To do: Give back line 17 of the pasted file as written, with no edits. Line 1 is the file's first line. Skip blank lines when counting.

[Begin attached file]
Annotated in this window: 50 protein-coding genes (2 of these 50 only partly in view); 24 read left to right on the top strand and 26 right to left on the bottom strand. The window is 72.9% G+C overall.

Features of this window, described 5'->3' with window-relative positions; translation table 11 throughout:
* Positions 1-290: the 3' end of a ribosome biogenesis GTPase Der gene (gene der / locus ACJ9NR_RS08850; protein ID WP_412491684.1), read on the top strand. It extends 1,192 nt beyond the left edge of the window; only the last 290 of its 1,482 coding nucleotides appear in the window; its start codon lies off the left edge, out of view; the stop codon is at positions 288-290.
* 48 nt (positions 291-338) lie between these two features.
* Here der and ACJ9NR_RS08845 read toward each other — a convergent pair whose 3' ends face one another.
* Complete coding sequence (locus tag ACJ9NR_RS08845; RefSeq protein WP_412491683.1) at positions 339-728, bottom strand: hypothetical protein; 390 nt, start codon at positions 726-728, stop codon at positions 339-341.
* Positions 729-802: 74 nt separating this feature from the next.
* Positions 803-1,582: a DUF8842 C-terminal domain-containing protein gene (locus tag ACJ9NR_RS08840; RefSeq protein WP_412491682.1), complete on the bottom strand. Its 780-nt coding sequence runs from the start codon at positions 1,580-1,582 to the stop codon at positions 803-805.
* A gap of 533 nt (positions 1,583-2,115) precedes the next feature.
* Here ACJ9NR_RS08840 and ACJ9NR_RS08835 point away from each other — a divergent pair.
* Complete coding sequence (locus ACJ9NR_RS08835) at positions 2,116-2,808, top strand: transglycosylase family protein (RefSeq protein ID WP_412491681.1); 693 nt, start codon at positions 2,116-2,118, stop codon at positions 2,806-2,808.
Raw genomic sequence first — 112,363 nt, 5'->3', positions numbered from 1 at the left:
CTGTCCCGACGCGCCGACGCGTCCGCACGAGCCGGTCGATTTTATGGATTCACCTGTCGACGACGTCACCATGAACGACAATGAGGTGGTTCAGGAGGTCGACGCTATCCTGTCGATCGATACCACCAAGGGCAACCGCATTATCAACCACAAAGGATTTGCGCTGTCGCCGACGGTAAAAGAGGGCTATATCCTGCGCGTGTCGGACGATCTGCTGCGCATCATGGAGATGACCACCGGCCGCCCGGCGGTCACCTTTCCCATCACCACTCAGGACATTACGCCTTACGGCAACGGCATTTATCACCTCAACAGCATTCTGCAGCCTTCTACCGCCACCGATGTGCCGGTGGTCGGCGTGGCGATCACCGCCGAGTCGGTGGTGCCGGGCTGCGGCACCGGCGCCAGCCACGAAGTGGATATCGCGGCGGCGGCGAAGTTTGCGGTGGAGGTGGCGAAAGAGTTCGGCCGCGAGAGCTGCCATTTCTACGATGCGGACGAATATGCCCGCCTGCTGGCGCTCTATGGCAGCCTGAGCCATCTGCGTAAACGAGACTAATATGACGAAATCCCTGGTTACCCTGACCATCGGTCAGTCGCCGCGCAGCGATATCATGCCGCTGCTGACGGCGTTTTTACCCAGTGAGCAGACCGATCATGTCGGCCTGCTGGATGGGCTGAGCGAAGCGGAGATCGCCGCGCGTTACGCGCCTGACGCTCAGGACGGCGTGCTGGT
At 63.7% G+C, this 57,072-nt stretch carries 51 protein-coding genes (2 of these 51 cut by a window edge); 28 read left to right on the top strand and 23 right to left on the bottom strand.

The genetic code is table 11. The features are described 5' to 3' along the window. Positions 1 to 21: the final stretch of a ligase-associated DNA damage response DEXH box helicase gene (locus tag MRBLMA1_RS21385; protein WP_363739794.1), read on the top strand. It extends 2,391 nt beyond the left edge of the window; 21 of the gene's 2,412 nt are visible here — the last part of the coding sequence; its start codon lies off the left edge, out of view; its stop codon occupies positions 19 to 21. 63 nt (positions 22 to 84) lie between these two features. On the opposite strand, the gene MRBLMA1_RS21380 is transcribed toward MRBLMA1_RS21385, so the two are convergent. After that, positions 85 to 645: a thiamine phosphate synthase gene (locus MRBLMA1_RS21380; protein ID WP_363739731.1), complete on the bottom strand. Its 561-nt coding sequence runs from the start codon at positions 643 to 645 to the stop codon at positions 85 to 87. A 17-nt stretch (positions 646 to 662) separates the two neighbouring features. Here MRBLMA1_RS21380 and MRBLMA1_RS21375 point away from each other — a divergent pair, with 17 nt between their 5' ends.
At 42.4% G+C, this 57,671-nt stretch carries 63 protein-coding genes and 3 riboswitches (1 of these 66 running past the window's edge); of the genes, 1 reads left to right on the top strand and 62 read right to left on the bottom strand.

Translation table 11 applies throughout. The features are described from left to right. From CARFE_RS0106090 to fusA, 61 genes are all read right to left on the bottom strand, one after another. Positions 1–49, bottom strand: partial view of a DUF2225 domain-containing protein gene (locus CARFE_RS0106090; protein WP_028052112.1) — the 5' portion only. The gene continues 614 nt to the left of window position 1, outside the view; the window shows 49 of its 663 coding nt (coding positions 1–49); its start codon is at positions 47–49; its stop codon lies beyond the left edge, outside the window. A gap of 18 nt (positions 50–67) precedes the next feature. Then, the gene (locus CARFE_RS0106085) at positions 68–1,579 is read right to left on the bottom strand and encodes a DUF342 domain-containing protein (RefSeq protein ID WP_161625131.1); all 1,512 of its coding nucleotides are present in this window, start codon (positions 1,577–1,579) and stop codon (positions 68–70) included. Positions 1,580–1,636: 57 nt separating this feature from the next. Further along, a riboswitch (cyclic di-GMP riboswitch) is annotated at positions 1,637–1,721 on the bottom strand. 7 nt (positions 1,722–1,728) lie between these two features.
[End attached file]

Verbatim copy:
Translation table 11 applies throughout. The features are described from left to right. From CARFE_RS0106090 to fusA, 61 genes are all read right to left on the bottom strand, one after another. Positions 1–49, bottom strand: partial view of a DUF2225 domain-containing protein gene (locus CARFE_RS0106090; protein WP_028052112.1) — the 5' portion only. The gene continues 614 nt to the left of window position 1, outside the view; the window shows 49 of its 663 coding nt (coding positions 1–49); its start codon is at positions 47–49; its stop codon lies beyond the left edge, outside the window. A gap of 18 nt (positions 50–67) precedes the next feature. Then, the gene (locus CARFE_RS0106085) at positions 68–1,579 is read right to left on the bottom strand and encodes a DUF342 domain-containing protein (RefSeq protein ID WP_161625131.1); all 1,512 of its coding nucleotides are present in this window, start codon (positions 1,577–1,579) and stop codon (positions 68–70) included. Positions 1,580–1,636: 57 nt separating this feature from the next. Further along, a riboswitch (cyclic di-GMP riboswitch) is annotated at positions 1,637–1,721 on the bottom strand. 7 nt (positions 1,722–1,728) lie between these two features.